Google has caveated this by saying that this new account will be set up with basic settings and will only configure ‘certain conversion events’ – a legally savvy way of saying that there’s a good chance you’ll end up tracking stuff you don’t need or will be missing the stuff that you do. As such, we highly recommend that you carry this out yourself or enlist the help of an expert to ensure everything is tracking as it should.
How Do I Switch?
In order to make the switch as painless as possible (spoilers – it can still be pretty painful), Google has created a process through which a full migration can be achieved. See a rough summary of the process below:
- Step 1: Create a new GA4 property
- Step 2: Add a data stream
- Step 3: Get the tracking code on the website
Optional – for tracking of events and conversions
- Step 4: Create Google Tag Manager account
- Step 5: Link website details
- Step 6: Add Tag manager code to website
- Step 7: Create triggers on Tag Manager
- Step 8: Test tracking of events and conversions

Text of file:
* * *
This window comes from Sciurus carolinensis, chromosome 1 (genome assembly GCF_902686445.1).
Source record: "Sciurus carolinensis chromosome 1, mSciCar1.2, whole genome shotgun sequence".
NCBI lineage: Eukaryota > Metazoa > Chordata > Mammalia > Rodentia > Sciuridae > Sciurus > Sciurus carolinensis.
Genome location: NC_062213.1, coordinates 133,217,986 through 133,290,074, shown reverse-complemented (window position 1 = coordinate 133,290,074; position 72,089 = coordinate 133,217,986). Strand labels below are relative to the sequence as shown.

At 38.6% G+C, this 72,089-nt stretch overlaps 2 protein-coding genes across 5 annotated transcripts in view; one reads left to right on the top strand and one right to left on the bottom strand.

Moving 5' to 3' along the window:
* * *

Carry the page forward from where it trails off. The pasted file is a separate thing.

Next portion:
The migration process will differ from one website to another with the systems in place as well as the nature of the site playing a role in how complex and how much extra set-up may be required. At Odyssey New Media we have a great deal of experience in providing these migrations and are more than happy to provide assistance or carry out the entirety of this process in your stead. If this is of interest to you, please do not hesitate to get in touch.
With the speed at which the digital industry is developing, it was only a matter of time until traditional data platforms such as GA3 were made redundant. In the switch to GA4 we leave behind a finely honed system offering up a plethora of measurement solutions used by millions across it’s lifespan. There’s no doubt that GA3 will be missed by many (including us!) and while GA4 may not quite be at the level of its predecessor just yet, we have no doubts that over time Google will implement and improve on many of the features that made Google Analytics such a staple within the industry.